Automatic enrolment into workplace pension schemes will only apply when a person earns more than £7,475 per year, a government review has concluded.
The earnings band, in line with the income tax threshold set to be introduced next April, is considerably higher than the previously proposed level of £5,035.
Every UK business, regardless of its size, should be made to offer a company pension scheme, the Department for Work and Pensions (DWP) also concludes.
It says employers should be given a 13-week grace period before staff are automatically enrolled, to ease the burden on companies employing large numbers of temporary workers.
The report concludes the change will see some ten million people automatically enrolled, and estimates anything between four and eight million will stay in the scheme.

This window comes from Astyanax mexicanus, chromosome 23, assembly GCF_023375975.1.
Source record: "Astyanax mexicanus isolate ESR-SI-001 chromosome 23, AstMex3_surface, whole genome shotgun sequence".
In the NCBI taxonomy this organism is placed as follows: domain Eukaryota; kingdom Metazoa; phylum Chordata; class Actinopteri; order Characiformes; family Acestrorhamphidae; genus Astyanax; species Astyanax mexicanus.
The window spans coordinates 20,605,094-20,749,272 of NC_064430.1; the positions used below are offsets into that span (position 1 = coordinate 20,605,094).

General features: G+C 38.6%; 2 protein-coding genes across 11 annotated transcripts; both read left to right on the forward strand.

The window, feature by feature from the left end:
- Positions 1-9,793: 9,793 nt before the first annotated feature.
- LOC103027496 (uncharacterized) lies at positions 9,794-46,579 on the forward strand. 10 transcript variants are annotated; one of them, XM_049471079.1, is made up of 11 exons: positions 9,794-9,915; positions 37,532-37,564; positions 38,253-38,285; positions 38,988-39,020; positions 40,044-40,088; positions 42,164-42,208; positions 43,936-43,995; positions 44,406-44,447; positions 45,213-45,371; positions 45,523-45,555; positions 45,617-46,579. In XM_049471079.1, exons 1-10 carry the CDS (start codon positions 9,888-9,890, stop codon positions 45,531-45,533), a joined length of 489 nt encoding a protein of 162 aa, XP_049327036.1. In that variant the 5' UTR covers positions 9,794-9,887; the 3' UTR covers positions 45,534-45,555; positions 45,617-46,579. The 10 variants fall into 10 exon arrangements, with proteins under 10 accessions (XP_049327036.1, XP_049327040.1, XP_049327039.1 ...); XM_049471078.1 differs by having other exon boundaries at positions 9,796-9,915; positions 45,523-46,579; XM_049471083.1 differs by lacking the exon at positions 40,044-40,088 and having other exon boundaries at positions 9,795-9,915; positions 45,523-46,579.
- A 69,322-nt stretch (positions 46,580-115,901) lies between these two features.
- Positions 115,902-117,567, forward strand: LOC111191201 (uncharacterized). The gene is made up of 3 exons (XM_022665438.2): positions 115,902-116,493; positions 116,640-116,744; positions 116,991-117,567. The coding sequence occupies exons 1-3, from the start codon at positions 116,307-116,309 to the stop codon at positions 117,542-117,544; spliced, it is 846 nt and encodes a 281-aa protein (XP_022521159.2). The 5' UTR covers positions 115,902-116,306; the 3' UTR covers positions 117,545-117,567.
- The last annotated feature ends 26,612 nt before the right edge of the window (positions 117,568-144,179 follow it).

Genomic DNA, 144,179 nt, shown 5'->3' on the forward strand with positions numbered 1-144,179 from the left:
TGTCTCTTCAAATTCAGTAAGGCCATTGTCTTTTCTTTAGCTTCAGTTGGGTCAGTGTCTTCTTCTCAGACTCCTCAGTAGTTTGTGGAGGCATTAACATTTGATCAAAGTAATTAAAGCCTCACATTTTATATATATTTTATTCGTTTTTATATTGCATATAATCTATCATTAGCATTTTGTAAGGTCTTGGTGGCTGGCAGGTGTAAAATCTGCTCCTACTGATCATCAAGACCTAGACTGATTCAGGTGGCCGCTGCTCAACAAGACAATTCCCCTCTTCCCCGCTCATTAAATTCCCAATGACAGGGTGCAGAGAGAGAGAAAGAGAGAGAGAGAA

The changes come into force in 2012.
Maggie Craig, the ABI's acting director general, says: "This is good news for millions of people.
"We are very pleased there will be no delay to the introduction of automatic enrolment into workplace pensions in 2012 and the setting up of NEST.
"We think it is right to raise the income threshold someone has to earn before being automatically enrolled, although we would have preferred a higher level of £10,000 to make sure more people clearly benefit from saving."
However, pensions minister Steve Webb has admitted hundreds of thousands of women would be excluded from NEST as a result of the threshold being raised.
He said a threshold of £7,000 would penalise 500,000 women, while some one million women would be affected if it was set at £8,000.
A threshold of £11,000 would exclude up to two million women, or just under 15% of all working women in the UK, he added.
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